Warning: This post was published more than 8 years ago.
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In today’s complex world, it can become difficult to know who’s supporting who, which way the political wind is blowing, and who to believe when it comes to news reportage. Take The Daily Mirror, for example.
It is often asked why The Mirror performs so relatively poorly compared to it’s long-time rival, The Sun, which is the most popular and far-and-away the most politically powerful paper in the UK. There’s not a person in Westminster who is unaware of what ‘The Sun Says’ on any given issue, yet The Mirror is largely ignored.
Before every general election, the politically complex Sun is fought over by Labour and the Conservatives, desperate to secure the support of Rupert Murdoch and hence the paper, thus receiving a huge boost to the electoral campaign. The Mirror is always left behind.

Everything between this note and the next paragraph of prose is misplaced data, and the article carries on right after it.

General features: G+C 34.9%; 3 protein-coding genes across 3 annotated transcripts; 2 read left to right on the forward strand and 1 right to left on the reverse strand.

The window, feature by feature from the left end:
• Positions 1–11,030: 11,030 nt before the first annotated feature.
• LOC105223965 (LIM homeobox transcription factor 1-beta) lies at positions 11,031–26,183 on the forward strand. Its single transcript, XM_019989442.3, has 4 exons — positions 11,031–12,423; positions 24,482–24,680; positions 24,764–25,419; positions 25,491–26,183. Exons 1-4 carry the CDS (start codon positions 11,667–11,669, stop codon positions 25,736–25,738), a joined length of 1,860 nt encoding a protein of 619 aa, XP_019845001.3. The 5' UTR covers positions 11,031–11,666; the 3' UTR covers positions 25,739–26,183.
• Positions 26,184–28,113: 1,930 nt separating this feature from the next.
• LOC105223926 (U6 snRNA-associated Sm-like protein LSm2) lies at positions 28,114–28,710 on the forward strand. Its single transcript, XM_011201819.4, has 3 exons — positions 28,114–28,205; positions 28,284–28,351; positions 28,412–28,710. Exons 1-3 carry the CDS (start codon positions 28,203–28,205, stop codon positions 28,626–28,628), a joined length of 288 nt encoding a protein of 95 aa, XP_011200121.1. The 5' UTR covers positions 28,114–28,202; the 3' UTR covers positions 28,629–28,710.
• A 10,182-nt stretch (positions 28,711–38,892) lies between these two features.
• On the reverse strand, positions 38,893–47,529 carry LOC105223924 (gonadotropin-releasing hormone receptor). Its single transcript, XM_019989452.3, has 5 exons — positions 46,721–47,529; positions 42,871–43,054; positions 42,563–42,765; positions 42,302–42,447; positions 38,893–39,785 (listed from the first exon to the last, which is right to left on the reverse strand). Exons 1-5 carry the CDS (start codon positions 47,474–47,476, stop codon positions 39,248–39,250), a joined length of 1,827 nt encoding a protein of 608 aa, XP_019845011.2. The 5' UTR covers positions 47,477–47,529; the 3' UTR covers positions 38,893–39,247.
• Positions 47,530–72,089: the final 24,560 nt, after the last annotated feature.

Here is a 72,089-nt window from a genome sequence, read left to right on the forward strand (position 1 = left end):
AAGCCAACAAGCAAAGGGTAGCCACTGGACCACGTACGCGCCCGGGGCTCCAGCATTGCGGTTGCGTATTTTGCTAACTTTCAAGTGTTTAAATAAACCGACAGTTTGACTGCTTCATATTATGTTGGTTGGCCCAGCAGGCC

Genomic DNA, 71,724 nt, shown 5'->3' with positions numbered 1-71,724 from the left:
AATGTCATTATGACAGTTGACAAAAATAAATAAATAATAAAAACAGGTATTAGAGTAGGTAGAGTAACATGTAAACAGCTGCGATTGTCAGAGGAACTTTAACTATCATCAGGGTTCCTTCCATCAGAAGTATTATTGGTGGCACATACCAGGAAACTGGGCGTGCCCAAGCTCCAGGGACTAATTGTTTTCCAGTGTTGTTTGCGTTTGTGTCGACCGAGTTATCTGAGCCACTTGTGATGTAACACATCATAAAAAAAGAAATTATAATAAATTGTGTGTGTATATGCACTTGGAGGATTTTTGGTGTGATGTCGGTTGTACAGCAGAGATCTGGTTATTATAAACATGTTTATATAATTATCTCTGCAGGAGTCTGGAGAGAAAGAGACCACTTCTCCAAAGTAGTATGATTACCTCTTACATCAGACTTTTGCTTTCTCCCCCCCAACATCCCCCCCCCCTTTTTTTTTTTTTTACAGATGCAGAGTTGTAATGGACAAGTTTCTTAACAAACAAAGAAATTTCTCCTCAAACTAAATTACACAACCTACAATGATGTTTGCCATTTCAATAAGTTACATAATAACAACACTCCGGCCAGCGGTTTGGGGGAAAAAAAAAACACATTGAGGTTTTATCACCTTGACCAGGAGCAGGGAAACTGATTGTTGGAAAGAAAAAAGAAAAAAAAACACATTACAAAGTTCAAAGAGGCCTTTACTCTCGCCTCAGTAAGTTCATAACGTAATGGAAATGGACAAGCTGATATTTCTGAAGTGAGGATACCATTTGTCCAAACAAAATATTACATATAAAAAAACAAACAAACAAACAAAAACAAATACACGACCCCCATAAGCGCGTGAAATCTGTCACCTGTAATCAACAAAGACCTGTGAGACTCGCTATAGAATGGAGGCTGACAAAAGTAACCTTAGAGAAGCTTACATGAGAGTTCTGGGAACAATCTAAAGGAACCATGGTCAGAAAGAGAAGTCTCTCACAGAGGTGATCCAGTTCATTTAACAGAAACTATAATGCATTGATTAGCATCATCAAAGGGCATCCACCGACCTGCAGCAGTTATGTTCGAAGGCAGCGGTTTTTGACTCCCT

So, in these difficult times, it can be hard to follow quite who The Mirror is supporting at any one time.
Take today’s paper, for example. The front page story? A relatively extensive report on minor traffic violations by David Cameron on a bike. Frankly, not a dissimilar level of reportage to that when Tony Blair became the first serving Prime Minister to be interviewed by police, that time in relation to very serious charges.
And on the inside pages? Gordon Brown expresses his love for the ‘misunderstood’ Amy Winehouse, Coldplay, U2, and Leona Lewis: He’s really “down with the kids”. It’s Cool Britannia Mark II, and even less believable than the first time round.
I’m well aware that newspapers have always had political allegiances, but this particular juxtaposition struck me as so utterly ridiculous as to be worthy of comment.
» Image Credit: The Daily Mirror‘s front page, 21st March 2008.